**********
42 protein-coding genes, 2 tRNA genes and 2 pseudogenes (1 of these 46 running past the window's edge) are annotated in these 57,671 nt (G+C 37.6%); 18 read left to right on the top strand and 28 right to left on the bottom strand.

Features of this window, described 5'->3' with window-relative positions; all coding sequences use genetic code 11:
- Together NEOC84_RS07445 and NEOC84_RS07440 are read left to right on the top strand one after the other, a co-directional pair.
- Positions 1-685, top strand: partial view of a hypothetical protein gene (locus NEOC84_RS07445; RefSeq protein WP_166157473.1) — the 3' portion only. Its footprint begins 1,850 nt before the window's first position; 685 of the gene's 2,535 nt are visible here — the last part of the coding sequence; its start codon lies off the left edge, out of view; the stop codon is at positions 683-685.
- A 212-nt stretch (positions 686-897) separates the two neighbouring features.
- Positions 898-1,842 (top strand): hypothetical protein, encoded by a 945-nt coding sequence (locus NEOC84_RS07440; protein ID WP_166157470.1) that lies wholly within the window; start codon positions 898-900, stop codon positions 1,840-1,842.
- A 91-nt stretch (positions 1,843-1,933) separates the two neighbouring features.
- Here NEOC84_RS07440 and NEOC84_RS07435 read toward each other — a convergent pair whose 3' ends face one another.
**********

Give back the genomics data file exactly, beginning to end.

42 protein-coding genes, 2 tRNA genes and 2 pseudogenes (1 of these 46 running past the window's edge) are annotated in these 57,671 nt (G+C 37.6%); 18 read left to right on the top strand and 28 right to left on the bottom strand.

Features of this window, described 5'->3' with window-relative positions; all coding sequences use genetic code 11:
- Together NEOC84_RS07445 and NEOC84_RS07440 are read left to right on the top strand one after the other, a co-directional pair.
- Positions 1-685, top strand: partial view of a hypothetical protein gene (locus NEOC84_RS07445; RefSeq protein WP_166157473.1) — the 3' portion only. Its footprint begins 1,850 nt before the window's first position; 685 of the gene's 2,535 nt are visible here — the last part of the coding sequence; its start codon lies off the left edge, out of view; the stop codon is at positions 683-685.
- A 212-nt stretch (positions 686-897) separates the two neighbouring features.
- Positions 898-1,842 (top strand): hypothetical protein, encoded by a 945-nt coding sequence (locus NEOC84_RS07440; protein ID WP_166157470.1) that lies wholly within the window; start codon positions 898-900, stop codon positions 1,840-1,842.
- A 91-nt stretch (positions 1,843-1,933) separates the two neighbouring features.
- Here NEOC84_RS07440 and NEOC84_RS07435 read toward each other — a convergent pair whose 3' ends face one another.